Interestingly, a couple of these individuals had told us at the outset, that while they were willing to speak with us, they were happy with their current provider and not inclined to switch.
We ultimately decided not to make major changes to the way my client's practice conducted business, as satisfaction was not at issue. While a couple of respondents took us up on our offer to provide continuing education, most have delayed the decision indefinitely. Those that accepted chose to make it available to their own referral sources, as a way of reinforcing that relationship.
Lessons Learned From Marketing 101:
In a highly competitive market, getting everything right may not be enough.
Almost without exception, the clinicians that we interviewed were highly satisfied with every aspect of the services they received from their current providers. Nevertheless, many were willing to change their referring patterns.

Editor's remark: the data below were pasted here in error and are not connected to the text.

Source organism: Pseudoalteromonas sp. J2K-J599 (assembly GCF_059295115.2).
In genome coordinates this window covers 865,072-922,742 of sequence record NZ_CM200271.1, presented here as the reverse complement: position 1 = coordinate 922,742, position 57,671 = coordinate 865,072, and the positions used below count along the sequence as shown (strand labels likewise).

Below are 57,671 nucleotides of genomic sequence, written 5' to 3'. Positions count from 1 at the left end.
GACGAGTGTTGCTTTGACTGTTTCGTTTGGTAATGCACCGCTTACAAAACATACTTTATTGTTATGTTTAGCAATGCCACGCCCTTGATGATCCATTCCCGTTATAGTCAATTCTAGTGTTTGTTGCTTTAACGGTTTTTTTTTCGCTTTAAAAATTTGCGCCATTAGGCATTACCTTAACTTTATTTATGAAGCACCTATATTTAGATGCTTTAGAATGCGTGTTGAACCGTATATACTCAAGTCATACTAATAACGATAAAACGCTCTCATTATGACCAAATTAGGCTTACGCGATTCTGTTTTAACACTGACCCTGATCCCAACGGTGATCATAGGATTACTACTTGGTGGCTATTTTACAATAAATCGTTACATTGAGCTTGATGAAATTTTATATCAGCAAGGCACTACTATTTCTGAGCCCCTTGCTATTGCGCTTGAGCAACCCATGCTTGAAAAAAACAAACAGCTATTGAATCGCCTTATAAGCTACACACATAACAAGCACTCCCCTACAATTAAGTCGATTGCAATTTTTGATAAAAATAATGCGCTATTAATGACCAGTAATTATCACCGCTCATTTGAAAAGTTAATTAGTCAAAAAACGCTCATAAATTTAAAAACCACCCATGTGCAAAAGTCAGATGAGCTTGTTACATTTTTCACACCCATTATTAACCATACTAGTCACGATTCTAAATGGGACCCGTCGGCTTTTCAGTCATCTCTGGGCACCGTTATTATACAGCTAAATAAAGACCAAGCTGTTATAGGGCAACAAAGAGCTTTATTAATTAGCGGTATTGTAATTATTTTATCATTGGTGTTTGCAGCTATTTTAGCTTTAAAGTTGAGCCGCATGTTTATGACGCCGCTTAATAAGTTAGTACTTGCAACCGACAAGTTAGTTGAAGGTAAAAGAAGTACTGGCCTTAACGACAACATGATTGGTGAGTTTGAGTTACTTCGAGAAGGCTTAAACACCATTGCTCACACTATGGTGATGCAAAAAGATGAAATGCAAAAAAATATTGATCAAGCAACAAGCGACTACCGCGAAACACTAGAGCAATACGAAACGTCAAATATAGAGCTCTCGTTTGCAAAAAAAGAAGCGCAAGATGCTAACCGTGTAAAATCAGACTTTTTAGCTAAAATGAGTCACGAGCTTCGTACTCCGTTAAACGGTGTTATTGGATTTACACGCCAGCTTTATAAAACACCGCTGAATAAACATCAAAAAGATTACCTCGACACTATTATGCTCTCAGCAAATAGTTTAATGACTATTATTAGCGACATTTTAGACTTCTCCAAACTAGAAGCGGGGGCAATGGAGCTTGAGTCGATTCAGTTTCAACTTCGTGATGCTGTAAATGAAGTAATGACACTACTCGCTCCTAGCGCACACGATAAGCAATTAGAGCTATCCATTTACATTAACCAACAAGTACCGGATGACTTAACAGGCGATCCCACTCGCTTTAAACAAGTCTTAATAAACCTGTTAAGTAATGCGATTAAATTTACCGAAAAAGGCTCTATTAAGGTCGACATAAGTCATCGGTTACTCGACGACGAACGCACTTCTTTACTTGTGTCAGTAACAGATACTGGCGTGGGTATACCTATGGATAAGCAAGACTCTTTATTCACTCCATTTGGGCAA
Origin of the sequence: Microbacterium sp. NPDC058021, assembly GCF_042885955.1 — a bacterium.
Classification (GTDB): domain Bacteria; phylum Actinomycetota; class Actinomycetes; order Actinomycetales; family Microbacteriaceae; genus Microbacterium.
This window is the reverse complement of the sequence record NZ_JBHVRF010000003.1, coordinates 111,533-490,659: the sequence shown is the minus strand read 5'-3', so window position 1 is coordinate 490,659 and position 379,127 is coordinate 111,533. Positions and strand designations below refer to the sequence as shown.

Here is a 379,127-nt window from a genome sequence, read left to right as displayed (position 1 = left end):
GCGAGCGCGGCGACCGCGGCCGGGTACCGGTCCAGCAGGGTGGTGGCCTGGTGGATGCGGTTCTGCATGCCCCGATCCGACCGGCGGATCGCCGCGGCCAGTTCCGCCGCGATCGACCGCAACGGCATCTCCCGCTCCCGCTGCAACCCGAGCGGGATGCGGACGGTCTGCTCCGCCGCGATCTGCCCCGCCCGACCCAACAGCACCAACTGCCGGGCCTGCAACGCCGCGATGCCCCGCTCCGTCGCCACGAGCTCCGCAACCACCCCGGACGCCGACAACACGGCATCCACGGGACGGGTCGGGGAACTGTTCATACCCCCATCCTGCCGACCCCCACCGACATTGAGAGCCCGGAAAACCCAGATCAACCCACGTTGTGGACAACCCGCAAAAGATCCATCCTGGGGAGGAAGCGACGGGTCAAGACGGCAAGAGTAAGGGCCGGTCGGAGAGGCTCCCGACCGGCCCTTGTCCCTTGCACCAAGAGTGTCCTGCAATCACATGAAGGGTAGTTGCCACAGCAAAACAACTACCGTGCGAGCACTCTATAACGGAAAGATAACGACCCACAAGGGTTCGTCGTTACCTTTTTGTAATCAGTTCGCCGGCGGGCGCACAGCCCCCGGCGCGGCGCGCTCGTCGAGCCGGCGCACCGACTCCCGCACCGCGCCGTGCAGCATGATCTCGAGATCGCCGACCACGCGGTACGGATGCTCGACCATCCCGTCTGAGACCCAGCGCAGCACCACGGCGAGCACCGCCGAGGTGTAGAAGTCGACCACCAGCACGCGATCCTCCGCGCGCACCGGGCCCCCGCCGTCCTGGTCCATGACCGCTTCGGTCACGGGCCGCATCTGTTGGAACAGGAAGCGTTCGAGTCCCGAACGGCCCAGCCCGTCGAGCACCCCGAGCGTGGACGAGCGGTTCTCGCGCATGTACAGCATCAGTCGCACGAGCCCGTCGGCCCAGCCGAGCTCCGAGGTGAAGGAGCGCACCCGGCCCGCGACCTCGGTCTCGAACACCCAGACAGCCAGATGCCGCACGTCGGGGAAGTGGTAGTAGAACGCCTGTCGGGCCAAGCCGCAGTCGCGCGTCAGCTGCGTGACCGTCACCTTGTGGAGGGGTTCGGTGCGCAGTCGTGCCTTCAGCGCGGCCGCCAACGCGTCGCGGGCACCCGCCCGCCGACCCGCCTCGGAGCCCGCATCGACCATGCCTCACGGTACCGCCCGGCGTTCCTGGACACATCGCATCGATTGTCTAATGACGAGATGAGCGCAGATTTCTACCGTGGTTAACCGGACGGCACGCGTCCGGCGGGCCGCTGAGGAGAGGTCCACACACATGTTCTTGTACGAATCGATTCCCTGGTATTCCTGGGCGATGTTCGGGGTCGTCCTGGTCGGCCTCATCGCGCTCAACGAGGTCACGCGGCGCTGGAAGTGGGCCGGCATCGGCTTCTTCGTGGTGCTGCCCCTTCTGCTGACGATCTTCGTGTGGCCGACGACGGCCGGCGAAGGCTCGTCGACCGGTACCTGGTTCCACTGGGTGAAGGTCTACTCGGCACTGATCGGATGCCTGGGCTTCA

Don't make assumptions.
My client's hypothesis was that the managing partner determined which specialists the practice used. In fact, at each of the practices we interviewed, each clinician effectively made his/her own referral decisions.
It takes client research to select the most compelling value proposition.
To our surprise, we found that the most compelling value proposition was just "asking for help." From our interviews, it was apparent that many of the surgeons chose to increase their referrals just to help another clinician overcome hurdles that they had faced in growing their own practices. Sometimes, giving others the opportunity to feel good about themselves is as, or more important, than offering more tangible outcomes.
Understanding how clients make purchase decisions is as—or more important than—knowing what they want.
From our interviews, we learned that a minority of surgeons don't specify who should get a sample - effectively leaving the choice of sub-specialist to the support staff. Knowing this, one of the few changes we made was to redesign our packages and the accompanying forms to capture the support staff's attention and facilitate ease of use.
Persistence pays; it takes multiple impressions to make an impact.